Children’s areas of residence were classified according to the Rural-Urban Commuting Areas (RUCAs) developed by the Federal Office of Rural Health Policy.2 The 10 RUCA codes were grouped into three categories. “Urbanfocused areas” (RUCA codes 1.0, 1.1, 2.0, 2.1, 2.2, 3.0, 4.1, 5.1, 7.1, 8.1, and 10.1) include metropolitan areas and surrounding towns from which commuters flow to an urban area; large rural areas (RUCA codes 4.0, 5.0, and 6.0) include large towns (“micropolitan” areas) with populations of 10,000 to 49,999 and their surrounding areas; and small or isolated rural areas (all remaining codes) include small towns with populations of 2,500 to 9,999 and their surrounding areas.
Children were classified by race and ethnicity in six categories: non-Hispanic White, non-Hispanic Black, Hispanic, non-Hispanic American Indian/Alaska Native (alone or in combination with other races), other single races, and other combined races. Racial and ethnic groups are mutually exclusive; that is, data reported for White, Black, multiracial, and children of other races do not include Hispanics, who may be of any race. These categories differ from the racial aggregation method recommended by the Office of Management and Budget, which keeps intact the five single-race categories and includes the four double-race combinations that are most frequently reported. This analysis did not employ these nine groups because sample sizes did not support it. However, a separate category was included for American Indian/Alaska Natives, as well as those who are of other races, because their well-known health risks may vary by locality.
The data from the NSCH are subject to the usual variability associated with sample surveys. Small differences between survey estimates may be due to random survey error and not to true differences among children or across States.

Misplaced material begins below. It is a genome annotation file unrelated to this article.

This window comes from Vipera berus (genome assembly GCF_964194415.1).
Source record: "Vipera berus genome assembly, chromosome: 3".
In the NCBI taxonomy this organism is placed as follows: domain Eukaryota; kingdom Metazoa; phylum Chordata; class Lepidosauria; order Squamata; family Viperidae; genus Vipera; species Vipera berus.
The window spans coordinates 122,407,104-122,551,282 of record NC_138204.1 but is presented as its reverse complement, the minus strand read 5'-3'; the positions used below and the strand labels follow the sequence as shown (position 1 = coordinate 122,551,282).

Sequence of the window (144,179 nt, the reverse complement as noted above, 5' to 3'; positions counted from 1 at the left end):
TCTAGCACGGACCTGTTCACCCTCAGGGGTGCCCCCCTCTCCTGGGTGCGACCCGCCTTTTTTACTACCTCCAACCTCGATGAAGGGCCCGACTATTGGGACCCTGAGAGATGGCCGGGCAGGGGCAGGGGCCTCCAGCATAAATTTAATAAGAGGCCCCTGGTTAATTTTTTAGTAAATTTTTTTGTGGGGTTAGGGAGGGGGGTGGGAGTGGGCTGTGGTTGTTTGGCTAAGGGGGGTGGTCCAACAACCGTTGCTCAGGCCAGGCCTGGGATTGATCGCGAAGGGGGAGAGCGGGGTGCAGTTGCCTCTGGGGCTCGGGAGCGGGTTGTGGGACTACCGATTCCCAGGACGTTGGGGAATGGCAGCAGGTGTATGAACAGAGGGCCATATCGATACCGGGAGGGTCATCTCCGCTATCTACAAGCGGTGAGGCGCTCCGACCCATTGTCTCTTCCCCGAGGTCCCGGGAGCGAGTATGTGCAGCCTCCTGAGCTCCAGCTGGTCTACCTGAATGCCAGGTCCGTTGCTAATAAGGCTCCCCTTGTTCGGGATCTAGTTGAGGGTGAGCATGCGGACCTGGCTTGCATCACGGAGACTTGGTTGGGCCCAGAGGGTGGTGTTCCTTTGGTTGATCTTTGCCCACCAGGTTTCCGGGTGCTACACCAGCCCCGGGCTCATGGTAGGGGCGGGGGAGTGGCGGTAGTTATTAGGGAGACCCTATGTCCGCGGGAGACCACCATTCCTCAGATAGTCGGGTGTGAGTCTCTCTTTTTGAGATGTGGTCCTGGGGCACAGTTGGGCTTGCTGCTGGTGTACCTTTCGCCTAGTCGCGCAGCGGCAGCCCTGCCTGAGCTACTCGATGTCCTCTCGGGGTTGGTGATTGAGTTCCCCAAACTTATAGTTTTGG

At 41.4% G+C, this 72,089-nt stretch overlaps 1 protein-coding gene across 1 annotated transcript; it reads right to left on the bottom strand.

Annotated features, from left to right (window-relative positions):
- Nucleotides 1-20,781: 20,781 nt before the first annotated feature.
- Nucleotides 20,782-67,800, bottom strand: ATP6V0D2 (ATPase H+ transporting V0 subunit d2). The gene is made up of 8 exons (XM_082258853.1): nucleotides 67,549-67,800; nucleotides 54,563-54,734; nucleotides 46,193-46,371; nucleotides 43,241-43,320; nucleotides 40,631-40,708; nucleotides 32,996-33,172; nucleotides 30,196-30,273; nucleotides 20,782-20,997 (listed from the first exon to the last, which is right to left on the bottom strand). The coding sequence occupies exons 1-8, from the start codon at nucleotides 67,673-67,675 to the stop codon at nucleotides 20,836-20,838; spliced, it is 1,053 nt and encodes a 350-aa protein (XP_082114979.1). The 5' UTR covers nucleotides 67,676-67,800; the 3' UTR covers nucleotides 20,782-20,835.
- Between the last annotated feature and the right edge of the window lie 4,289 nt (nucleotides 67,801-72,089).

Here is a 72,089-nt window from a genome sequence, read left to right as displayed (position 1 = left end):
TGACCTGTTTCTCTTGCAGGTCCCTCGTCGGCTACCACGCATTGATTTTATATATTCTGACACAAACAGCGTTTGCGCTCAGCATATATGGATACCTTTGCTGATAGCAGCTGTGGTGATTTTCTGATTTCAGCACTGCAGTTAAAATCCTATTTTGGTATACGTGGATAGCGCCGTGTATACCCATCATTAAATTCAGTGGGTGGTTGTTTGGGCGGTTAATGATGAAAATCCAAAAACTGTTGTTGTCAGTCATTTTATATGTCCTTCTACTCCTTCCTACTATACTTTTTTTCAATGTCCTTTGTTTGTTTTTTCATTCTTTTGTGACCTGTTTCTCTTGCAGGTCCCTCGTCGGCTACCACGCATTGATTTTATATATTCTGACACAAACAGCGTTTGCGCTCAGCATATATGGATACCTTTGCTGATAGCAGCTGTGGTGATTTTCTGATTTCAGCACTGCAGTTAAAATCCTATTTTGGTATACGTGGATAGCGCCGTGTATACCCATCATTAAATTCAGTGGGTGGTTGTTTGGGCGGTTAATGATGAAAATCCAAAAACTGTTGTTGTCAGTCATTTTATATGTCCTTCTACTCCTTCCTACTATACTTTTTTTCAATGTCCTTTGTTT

The precision of the survey estimates is based on the sample size and the measure of interest. Estimates at the national level will be more precise than estimates at the urban/rural level, and those for all children will be more precise than estimates for subgroups of children (for example, children 0-5 years of age or children within the same race). For national estimates of the health and health care for all children, the maximum margin of error is 0.6 percent. For estimates reported by area of residence for all children, the maximum margin of error is 1.6 percent.
All data collected in the NSCH are available to the public on the NCHS and MCHB Web site, except for data suppressed to protect the confidentiality of the survey subjects. Data documentation and additional details on the methodology3 are available from the National Center for Health Statistics.
Interactive data queries are possible through the Data Resource Center (DRC) for the NSCH. The DRC provides immediate access to the survey data, as well as resources and assistance for interpreting and reporting findings.
The findings presented here are based entirely on parental reports; however, the majority of questions have been tested for validity when reported by parents. In some cases, data are missing for some respondents for some questions. In addition, certain populations of children, such as those with no telephones at home or those living in an institutional setting, are excluded from the survey.
1 Zell ER, Ezzati-Rice TM, Battaglia MP, Wright RA. National immunization survey: The methodology of a vaccination surveillance system. Public Health Reports 115:65-77. 2000.
2 USDA Economic Research Service and the WWAMI Rural Health Research Center. What are Rural-Urban Commuting Areas? http://fammed.washington.edu/wwamihrc/rucas/rucas.html
3 Blumberg SJ, Olson L, Frankel M, et al. Design and Operation of the National Survey of Children’s Health, 2003. National Center for Health Statistics. Vital Health Stat 1(43). 2005.
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|This chartbook is based on data from the National Survey of Children's Health. Suggested citation: U.S. Department of Health and Human Services, Health Resources and Services Administration, Maternal and Child Health Bureau. The National Survey of Children's Health 2003. Rockville, Maryland: U.S. Department of Health and Human Services, 2005.|